• 2 Next, respondent asserts that evidence of criminal convictions in 1951 and 1953 was not relevant, and even if relevant was so remote as to be immaterial. We disagree Acts constituting depravity must be of sufficient duration and repetition to establish moral deficiency and either an inability or unwillingness to conform to accepted morality. (Bryant v. Lenza (1980), 90 Ill. App.3d 275, 412 N.E.2d 1154.) Here, the respondent was convicted of armed robbery and rape in the early 1950's, spent 20 years in prison and was then again arrested and convicted of rape, deviate sexual assault and intimidation. Although a single felony conviction has been held insufficient to establish the depravity of a parent (Bryant v. Lenza (1980), 90 Ill. App.3d 275, 412 N.E.2d 1154), the facts of the instant case reveal a pattern of criminality. The respondent's conduct prior to his 20-year prison term is thus probative of whether or not he is depraved. Accordingly, we hold that the trial judge's evidentiary ruling was not an abuse of discretion.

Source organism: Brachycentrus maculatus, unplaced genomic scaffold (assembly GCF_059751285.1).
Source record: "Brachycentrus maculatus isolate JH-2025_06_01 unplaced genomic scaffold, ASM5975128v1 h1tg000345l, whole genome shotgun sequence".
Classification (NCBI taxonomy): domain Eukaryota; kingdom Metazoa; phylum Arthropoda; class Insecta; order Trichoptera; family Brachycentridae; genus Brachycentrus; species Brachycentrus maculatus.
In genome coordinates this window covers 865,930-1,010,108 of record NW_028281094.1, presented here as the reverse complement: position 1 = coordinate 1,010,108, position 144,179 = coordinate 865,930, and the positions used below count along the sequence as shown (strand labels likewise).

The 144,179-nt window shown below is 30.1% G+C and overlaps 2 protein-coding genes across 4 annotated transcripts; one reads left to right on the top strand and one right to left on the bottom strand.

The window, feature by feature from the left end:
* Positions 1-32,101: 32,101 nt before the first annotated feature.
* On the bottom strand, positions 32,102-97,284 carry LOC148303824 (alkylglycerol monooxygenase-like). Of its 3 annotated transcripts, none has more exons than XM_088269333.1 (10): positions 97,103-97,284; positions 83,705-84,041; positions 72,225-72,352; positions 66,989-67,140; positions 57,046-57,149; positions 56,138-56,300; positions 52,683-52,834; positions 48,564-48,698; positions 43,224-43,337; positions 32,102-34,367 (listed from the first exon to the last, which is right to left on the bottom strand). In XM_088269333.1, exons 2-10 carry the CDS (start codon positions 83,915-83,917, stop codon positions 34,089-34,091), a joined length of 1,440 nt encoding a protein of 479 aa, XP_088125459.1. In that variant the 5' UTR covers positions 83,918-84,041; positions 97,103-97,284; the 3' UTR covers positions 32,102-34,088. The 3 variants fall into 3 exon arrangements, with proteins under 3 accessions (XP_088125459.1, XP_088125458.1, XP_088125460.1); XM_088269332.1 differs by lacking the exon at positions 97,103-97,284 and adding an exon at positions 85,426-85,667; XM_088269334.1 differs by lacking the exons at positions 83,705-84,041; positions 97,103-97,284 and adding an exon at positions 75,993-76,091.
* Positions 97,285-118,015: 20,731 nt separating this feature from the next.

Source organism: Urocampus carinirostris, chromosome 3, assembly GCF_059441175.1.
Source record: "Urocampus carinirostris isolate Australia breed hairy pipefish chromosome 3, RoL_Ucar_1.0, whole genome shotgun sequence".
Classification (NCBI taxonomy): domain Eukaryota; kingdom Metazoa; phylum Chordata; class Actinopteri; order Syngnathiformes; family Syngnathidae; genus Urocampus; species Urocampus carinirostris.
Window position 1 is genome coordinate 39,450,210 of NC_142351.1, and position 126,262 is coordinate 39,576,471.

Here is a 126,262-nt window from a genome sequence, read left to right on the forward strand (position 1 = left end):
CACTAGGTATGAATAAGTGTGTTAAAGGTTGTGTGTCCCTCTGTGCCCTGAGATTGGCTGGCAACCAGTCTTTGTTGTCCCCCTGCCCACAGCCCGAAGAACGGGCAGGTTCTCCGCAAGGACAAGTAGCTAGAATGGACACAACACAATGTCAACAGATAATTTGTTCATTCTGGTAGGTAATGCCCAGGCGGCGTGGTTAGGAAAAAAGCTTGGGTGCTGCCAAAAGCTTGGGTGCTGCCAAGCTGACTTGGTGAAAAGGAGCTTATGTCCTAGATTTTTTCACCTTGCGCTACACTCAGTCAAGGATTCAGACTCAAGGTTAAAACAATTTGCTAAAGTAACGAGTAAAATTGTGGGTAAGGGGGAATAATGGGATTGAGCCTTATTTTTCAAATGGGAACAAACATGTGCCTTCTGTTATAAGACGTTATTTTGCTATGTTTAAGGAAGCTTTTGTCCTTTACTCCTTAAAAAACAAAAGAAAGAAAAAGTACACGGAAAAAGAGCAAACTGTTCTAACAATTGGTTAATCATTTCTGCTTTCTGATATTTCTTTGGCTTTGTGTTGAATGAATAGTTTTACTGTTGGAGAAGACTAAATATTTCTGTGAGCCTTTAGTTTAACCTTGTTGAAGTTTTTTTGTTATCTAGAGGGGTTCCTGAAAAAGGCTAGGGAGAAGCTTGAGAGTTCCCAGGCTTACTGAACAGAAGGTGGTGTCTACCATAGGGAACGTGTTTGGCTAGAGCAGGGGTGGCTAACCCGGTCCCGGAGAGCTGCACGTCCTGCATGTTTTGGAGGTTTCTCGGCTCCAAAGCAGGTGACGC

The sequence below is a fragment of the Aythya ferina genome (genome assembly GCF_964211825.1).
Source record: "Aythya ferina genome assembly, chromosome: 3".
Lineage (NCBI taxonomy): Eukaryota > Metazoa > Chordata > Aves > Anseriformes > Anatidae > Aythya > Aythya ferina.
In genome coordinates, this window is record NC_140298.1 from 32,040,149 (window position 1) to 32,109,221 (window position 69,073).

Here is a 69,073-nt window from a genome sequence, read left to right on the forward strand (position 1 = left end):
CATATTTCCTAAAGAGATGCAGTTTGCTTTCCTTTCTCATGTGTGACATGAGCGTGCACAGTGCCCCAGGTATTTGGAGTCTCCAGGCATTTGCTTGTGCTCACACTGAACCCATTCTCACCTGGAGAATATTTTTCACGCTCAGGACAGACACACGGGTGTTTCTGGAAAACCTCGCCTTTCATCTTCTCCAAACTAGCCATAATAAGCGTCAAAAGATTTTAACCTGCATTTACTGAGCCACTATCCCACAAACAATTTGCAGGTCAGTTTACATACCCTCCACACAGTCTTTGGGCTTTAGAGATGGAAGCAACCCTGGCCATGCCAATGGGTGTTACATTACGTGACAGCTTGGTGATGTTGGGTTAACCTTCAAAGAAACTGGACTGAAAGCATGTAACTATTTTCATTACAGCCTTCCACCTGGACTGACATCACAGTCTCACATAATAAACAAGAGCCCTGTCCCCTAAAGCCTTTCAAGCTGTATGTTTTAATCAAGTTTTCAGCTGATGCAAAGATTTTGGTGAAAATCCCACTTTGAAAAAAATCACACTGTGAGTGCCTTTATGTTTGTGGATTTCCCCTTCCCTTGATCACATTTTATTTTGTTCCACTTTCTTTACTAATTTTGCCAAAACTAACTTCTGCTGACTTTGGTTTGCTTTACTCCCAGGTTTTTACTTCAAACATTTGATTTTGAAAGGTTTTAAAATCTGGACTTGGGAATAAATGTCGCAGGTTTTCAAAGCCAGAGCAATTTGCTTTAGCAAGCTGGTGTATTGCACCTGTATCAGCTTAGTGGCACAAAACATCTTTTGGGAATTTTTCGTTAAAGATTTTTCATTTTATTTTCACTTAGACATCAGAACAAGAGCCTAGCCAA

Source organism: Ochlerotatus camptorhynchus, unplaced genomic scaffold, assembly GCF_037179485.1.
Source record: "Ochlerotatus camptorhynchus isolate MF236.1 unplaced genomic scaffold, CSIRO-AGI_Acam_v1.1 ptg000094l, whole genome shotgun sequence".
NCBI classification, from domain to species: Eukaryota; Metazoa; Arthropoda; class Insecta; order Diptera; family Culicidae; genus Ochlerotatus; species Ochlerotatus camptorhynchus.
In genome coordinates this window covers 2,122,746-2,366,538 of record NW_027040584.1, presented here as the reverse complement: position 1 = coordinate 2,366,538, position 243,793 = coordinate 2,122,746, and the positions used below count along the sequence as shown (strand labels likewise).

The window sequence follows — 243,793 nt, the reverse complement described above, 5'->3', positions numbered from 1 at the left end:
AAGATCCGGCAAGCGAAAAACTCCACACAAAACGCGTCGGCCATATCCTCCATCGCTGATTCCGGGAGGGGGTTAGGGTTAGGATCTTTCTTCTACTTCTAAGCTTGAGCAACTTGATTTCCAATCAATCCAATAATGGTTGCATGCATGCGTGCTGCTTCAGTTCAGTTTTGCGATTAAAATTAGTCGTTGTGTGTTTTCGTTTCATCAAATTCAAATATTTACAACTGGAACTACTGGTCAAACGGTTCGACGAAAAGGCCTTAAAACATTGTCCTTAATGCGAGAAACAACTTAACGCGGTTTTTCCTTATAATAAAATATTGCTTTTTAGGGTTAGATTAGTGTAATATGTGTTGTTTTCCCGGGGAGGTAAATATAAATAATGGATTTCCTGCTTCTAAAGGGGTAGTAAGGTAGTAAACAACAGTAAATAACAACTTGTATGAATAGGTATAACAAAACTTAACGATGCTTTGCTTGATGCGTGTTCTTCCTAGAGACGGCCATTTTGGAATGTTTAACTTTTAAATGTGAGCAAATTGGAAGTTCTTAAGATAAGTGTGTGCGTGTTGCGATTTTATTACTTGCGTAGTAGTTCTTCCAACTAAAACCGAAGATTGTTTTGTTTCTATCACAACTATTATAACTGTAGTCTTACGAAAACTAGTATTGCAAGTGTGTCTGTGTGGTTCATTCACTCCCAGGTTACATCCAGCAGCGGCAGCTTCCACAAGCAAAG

• 3 Respondent's third argument is that the trial court erred in allowing evidence not specified in petitioners' bill of particulars. Respondent had requested a bill of particulars specifying what conduct constituted "depravity" and "open and notorious adultery or fornication." Petitioners responded with a list of misconduct on the part of the respondent, which included the conduct leading to his five criminal convictions. Now, respondent argues petitioners should not have been allowed to introduce any evidence of his convictions since the bill of particulars concerned only his conduct. Petitioners rely on Smith v. Andrews (1964), 54 Ill. App.2d 51, 203 N.E.2d 160, for the proposition that a defendant's conviction for rape is properly admissible as prima facie evidence that he committed rape. Here, we hold that testimony concerning the respondent's five criminal convictions was proper to establish the conduct delineated in petitioners' bill of particulars. The fact that respondent had been convicted of two rapes, robbery, deviate sexual assault and intimidation is probative of his conduct, as alleged in petitioners' pleadings. Respondent was fully advised by the detailed bill of particulars exactly what conduct and which incidents would be at issue in the parental termination proceedings.